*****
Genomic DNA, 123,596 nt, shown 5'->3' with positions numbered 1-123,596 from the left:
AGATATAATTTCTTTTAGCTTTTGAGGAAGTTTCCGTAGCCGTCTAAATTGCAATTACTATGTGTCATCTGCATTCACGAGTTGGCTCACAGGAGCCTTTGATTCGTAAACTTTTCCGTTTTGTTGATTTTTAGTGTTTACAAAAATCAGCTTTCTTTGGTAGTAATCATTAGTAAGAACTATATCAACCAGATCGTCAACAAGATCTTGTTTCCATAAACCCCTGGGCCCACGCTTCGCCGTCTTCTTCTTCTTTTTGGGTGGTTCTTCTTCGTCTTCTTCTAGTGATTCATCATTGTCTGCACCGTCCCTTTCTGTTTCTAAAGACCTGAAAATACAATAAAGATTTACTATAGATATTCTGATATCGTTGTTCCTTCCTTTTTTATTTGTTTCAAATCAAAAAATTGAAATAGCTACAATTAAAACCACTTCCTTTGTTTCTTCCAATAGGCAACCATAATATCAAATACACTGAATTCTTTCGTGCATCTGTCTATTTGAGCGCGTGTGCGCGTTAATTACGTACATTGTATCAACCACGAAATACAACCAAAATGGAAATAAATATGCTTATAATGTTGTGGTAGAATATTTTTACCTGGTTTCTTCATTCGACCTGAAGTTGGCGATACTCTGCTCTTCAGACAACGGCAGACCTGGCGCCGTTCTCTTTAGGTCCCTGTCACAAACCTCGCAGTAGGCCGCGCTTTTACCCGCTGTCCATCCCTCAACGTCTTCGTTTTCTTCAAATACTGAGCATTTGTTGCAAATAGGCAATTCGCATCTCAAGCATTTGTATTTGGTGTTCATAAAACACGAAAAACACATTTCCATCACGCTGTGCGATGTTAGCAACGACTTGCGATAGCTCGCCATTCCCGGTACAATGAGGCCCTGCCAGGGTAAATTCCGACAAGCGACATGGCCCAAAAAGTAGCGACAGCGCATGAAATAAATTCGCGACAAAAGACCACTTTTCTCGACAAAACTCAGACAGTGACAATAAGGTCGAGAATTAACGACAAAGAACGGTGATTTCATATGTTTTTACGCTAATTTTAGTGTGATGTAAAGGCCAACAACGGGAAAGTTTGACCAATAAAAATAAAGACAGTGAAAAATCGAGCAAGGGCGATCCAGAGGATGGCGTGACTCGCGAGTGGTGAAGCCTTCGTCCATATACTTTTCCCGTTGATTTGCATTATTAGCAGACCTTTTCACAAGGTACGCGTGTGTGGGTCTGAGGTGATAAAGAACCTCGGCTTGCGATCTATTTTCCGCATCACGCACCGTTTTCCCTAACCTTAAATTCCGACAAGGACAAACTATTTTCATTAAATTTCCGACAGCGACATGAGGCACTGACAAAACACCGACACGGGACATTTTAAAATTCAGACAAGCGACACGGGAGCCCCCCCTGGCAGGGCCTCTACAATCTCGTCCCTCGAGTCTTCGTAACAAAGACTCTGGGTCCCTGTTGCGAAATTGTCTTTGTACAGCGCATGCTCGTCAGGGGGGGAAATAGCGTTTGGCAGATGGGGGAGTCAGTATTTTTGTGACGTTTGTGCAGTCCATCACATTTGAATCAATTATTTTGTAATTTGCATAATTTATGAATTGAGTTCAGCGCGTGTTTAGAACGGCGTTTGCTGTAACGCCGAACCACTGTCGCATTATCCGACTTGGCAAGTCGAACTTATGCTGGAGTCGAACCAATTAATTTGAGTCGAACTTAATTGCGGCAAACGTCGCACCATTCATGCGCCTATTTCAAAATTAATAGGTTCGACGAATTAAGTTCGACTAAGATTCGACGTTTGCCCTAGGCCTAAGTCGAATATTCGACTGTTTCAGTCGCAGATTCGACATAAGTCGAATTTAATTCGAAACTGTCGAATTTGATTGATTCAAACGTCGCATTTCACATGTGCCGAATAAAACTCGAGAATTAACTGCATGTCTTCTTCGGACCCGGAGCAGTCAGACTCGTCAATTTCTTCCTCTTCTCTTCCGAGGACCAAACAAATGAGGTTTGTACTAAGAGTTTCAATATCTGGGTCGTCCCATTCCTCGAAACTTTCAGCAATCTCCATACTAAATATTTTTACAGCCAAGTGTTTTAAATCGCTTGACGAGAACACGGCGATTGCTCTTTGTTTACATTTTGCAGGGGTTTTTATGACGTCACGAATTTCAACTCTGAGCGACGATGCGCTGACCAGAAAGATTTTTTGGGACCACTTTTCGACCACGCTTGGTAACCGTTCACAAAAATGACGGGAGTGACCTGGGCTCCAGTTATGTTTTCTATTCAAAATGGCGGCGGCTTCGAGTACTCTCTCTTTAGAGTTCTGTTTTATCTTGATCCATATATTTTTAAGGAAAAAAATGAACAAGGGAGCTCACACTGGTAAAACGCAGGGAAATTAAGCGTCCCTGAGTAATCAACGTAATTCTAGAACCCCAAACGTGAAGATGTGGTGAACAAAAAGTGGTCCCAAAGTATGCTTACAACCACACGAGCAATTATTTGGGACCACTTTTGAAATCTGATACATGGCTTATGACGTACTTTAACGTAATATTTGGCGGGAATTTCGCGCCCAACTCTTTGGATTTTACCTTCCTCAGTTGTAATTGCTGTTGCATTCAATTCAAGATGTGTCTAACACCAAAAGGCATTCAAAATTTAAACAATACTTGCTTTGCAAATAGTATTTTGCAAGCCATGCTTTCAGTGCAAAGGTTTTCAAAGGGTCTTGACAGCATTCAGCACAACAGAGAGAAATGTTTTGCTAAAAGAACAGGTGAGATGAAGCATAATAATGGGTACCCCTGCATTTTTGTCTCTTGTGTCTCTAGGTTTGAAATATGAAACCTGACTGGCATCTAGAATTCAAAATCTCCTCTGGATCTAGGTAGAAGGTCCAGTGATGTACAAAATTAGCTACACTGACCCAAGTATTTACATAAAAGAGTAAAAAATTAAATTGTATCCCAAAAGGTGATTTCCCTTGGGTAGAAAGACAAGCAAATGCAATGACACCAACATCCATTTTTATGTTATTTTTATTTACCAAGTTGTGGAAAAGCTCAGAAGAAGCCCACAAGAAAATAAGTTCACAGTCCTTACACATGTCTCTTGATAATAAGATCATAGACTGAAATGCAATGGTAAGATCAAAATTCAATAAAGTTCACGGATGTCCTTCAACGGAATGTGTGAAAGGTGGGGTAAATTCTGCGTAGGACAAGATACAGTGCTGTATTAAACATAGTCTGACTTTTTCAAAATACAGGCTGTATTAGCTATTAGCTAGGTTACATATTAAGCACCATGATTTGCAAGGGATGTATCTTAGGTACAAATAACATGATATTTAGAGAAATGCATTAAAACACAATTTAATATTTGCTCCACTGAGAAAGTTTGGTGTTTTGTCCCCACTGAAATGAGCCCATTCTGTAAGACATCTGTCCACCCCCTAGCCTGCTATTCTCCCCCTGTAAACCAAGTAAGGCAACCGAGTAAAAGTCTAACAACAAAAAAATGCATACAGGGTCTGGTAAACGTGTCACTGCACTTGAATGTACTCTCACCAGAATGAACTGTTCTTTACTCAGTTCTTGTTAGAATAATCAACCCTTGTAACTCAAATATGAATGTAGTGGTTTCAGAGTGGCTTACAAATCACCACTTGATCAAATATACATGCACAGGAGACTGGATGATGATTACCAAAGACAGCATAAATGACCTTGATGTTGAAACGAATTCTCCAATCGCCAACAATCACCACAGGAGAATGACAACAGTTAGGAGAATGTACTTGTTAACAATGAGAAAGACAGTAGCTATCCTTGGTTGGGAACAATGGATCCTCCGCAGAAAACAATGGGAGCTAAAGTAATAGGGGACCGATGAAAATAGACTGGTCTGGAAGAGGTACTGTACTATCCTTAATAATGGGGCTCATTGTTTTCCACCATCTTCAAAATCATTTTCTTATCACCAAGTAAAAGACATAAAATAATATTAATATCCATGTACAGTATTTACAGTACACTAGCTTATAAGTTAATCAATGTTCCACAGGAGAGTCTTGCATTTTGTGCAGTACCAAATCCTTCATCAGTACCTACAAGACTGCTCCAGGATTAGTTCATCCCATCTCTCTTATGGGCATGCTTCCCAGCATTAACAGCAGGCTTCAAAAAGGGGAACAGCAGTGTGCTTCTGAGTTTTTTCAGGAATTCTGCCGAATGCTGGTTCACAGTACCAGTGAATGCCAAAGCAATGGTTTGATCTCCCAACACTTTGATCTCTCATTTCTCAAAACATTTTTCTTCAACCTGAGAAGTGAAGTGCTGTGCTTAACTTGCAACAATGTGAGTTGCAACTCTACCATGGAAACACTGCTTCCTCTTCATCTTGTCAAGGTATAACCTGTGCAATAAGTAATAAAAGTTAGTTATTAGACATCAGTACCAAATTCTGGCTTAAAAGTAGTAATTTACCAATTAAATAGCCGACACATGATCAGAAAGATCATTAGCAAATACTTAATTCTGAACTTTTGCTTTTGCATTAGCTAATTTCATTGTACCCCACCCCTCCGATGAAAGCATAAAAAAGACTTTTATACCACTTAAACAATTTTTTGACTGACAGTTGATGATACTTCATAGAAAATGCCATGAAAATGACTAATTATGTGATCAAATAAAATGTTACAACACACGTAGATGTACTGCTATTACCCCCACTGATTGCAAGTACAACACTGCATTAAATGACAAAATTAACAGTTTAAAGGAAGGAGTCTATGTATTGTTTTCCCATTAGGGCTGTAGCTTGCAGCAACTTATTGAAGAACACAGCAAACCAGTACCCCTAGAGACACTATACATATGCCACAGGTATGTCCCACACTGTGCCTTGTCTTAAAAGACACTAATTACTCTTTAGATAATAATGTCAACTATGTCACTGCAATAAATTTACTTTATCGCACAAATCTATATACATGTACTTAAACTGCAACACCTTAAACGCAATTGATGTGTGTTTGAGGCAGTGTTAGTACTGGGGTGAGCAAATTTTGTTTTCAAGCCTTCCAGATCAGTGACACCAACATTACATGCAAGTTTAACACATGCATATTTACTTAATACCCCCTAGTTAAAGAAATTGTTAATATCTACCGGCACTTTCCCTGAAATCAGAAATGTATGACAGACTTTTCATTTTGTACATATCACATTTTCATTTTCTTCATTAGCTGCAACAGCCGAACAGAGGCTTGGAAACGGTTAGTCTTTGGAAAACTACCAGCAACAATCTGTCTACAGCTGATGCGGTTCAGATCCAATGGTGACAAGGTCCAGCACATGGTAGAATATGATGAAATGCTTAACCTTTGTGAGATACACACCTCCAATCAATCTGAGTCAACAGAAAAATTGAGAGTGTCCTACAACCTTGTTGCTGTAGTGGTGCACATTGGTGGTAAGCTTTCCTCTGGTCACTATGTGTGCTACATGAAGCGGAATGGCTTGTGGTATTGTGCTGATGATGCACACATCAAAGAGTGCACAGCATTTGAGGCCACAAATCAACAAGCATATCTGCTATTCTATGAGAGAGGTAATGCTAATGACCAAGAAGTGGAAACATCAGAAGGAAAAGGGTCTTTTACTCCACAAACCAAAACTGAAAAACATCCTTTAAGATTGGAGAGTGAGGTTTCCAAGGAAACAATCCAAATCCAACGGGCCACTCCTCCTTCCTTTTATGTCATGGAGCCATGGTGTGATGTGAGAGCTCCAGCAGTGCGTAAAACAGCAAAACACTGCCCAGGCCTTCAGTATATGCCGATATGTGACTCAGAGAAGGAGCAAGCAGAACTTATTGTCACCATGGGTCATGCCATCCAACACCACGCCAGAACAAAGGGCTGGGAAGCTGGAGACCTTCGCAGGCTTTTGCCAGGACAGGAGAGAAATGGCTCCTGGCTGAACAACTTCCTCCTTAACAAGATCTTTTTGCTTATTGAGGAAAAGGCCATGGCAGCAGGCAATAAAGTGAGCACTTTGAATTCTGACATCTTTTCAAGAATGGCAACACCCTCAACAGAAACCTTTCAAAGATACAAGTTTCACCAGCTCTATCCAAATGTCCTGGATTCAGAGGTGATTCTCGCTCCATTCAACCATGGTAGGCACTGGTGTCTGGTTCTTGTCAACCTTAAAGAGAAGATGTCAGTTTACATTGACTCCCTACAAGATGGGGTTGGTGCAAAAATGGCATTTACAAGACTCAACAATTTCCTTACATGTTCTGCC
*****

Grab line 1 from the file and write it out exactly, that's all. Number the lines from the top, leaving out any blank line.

Genomic DNA, 123,596 nt, shown 5'->3' with positions numbered 1-123,596 from the left: